Lovecraft experienced sehnsucht in spades. And ironically, in light of Tyson’s invocation of The Dream-Quest of Unknown Kadath, this aspect of his psyche and personality comes out perhaps more clearly in that novel’s opening paragraphs than anyplace else. The novel opens to show Randolph Carter, Lovecraft’s oft-deployed fictional alter ego, standing on a balustraded parapet above a mythic golden dream-city “with walls, temples, colonnades, and arched bridges of veined marble,” and feeling positively drunk with longing at “the poignancy and suspense of almost-vanished memory, the pain of lost things, and the maddening need to place again what once had an awesome and momentous place.” This city of dreams becomes the object of Carter/Lovecraft’s quest, and the forces that ultimately oppose him are concentrated in the figure of the monster god Nyarlathotep, one of the chief symbols Lovecraft employed in a number of stories to express the cosmic-horrific side of his emotions and imaginings.

So Dream-Quest is fully as much about an exquisite experience of cosmic longing as it is about a wrenching experience of cosmic horror. The novel shows Carter yearning for an escape into a dreamworld and to a dream city of eternal solace and beauty, and being opposed by all of those nightmarish figures Tyson mentions. And it’s the recognition of this fact, not just in this particular novel but as it’s threaded throughout the rest of Lovecraft’s life and work, that’s missing from so much contemporary scholarship. It’s not that Lovecraft wasn’t about cosmic horror, but that he wasn’t all about it. Cosmic horror was wedded to cosmic wonder in his psyche. The one bled into the other. They were inextricably united as flipsides or complements in his affective makeup. Their paradoxical pairing was in fact the engine that drove him, since he was perpetually poised on the razor’s edge between perceiving the cosmic perspective as nightmarish and perceiving it as beautiful and liberating. This tension channeled itself into a burning desire to capture and convey both intimations in imaginative form, and the fact that the darker aspect has gotten more press than the lighter one in the popular and even the critical imagination, and has in fact become rote, is vaguely reminiscent of the smear-job perpetrated by Rufus Griswold on the memory of Edgar Allan Poe.  But in Lovecraft’s case it appears to have happened by accident, with, perhaps, some help from unsympathetic critics such as Edmund Wilson.

I expect Tyson’s new book to prove a fascinating and edifying read. Maybe he’ll even touch on some of these matters. Or maybe not, since the excerpted article doesn’t mention them. In any event, with Lovecraft’s ascent to an official position in the American literary canon now firmly established, it’s high time for the long-running imbalance in his public perception to be redressed, since the reigning view of him as a gothic-bizarre personality and a one-note “master of disgust,” as a prominent 2005 essay at Salon.com put it, obscures some of the wider richness and depth that he contributes to fantastic fiction, and to literature in general.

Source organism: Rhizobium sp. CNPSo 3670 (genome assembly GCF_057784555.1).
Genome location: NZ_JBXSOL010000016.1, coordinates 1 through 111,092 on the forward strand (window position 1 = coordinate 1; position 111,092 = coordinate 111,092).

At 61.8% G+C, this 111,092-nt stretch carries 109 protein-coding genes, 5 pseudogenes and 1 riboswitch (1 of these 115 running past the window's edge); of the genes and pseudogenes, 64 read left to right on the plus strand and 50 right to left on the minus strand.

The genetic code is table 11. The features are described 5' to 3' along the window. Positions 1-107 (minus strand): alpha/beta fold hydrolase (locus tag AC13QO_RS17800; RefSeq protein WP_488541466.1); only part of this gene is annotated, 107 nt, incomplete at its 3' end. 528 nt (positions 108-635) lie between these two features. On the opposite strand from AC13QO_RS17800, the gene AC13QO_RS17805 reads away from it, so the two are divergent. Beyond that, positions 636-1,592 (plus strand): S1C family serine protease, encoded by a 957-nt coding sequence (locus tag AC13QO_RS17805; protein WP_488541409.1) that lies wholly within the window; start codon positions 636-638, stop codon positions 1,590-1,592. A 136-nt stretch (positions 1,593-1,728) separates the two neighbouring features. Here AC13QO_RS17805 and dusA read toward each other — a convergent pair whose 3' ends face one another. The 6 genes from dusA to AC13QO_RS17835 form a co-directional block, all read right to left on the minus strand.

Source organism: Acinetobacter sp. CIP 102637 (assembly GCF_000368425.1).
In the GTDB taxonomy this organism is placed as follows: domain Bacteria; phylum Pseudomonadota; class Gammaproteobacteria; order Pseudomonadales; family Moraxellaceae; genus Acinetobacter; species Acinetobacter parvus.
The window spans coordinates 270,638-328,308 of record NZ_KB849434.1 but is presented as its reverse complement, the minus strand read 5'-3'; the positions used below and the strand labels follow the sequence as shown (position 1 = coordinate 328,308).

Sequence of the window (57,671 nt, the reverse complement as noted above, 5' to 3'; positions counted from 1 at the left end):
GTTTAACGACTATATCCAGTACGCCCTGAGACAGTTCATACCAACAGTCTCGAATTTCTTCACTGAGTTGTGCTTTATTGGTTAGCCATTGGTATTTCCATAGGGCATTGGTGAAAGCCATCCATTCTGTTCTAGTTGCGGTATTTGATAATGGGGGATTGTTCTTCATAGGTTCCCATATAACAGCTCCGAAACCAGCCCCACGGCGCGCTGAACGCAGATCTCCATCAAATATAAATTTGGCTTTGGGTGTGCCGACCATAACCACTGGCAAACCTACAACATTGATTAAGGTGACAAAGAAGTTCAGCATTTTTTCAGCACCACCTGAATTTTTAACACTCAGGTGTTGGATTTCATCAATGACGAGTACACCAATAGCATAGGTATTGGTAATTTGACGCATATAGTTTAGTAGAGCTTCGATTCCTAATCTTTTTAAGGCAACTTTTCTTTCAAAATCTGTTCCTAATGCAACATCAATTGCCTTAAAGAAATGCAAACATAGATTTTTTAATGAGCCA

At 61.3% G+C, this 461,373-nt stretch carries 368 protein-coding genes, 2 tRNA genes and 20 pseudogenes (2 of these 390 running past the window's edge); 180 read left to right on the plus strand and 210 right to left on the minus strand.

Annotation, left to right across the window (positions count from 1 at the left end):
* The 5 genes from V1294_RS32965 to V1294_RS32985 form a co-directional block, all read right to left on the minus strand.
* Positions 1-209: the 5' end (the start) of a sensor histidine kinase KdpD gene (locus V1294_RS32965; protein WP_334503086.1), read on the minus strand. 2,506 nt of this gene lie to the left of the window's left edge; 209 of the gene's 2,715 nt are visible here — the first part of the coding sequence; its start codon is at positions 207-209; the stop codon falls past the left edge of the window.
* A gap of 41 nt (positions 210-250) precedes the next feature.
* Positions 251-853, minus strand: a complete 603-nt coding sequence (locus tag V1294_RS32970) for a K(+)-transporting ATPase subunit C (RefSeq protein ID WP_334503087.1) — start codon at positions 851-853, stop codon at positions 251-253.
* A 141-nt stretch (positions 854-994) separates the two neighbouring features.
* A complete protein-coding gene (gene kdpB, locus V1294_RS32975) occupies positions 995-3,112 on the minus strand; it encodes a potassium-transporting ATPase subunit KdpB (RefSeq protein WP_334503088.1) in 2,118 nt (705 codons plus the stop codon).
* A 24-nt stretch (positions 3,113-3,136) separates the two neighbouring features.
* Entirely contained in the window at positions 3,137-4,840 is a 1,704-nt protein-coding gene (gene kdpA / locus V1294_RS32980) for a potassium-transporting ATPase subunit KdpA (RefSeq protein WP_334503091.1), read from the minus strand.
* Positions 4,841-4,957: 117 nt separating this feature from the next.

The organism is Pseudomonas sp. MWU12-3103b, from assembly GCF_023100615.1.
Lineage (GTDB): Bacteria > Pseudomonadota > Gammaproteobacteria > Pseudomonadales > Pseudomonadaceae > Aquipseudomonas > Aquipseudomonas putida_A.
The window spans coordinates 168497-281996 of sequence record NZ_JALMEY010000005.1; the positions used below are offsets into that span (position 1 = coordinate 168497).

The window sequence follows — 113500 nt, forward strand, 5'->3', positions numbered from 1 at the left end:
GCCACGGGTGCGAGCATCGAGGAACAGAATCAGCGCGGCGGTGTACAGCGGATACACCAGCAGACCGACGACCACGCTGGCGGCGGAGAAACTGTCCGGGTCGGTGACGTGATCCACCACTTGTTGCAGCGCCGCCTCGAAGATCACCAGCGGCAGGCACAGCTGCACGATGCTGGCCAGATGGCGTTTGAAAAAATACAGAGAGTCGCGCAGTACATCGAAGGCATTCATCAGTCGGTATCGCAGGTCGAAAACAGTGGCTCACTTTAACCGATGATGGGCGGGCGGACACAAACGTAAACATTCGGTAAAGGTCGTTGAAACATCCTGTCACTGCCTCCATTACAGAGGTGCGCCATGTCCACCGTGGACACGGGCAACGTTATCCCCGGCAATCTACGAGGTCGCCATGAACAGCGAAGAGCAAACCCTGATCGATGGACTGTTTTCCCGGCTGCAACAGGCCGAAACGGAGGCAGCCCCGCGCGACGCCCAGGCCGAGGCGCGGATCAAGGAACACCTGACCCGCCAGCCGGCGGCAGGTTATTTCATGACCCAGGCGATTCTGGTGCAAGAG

About Matt Cardin

Teeming Brain founder and editor Matt Cardin is the author of DARK AWAKENINGS, DIVINATIONS OF THE DEEP, A COURSE IN DEMONIC CREATIVITY: A WRITER’S GUIDE TO THE INNER GENIUS, and the forthcoming TO ROUSE LEVIATHAN. He is also the editor of BORN TO FEAR: INTERVIEWS WITH THOMAS LIGOTTI and the academic encyclopedias MUMMIES AROUND THE WORLD, GHOSTS, SPIRITS, AND PSYCHICS: THE PARANORMAL FROM ALCHEMY TO ZOMBIES, and HORROR LITERATURE THROUGH HISTORY.

Posted on November 1, 2010, in Arts & Entertainment and tagged , , . Bookmark the permalink. 10 Comments.

  1. Matt, don’t know if this may be harsh, but I believe even Lovecraft proponents sometimes end up misrepresenting him.

    I read the de Camp bio earlier this year and was struck by how interesting Lovecraft was. Not just intelligent, but also funny and charismatic. Then I picked up the Rodionoff graphic novel Lovecraft. Given the whole plot centers around Lovecraft really being threatened by “powers from outside,” but the brooding, somber character of that work was so one-note compared with the real article.

    Then I read Stephen King’s “On Writing,” where King regurgitates the old story of Lovecraft as a recluse with no friends who could only relate to people through correspondence. (To be fair, I think King has always viewed Lovecraft with ambivalence.)

    • Doesn’t sound too harsh to me. I think you’re onto something. And I find it fascinating that you would mention the de Camp bio. It’s one of the books that turned me onto Lovecraft when I was in my teens. I fell in love with HPL via de Camp’s portrait of him, which is just as you describe. But at the same time it’s a book that has been severely and justly criticized because de Camp chose to inject his own rather fatuous judgments and opinions about what it means to “be a man” and “be mature” and “grow up,” which he projected onto the arc of Lovecraft’s life as a supervening interpretation. Which is all to say that if you liked the de Camp biography, and you haven’t read Joshi’s H.P. Lovecraft: A Life, I highly recommend the latter to you, since it accomplishes what de Camp did, but in a more objective fashion.

  2. Matt,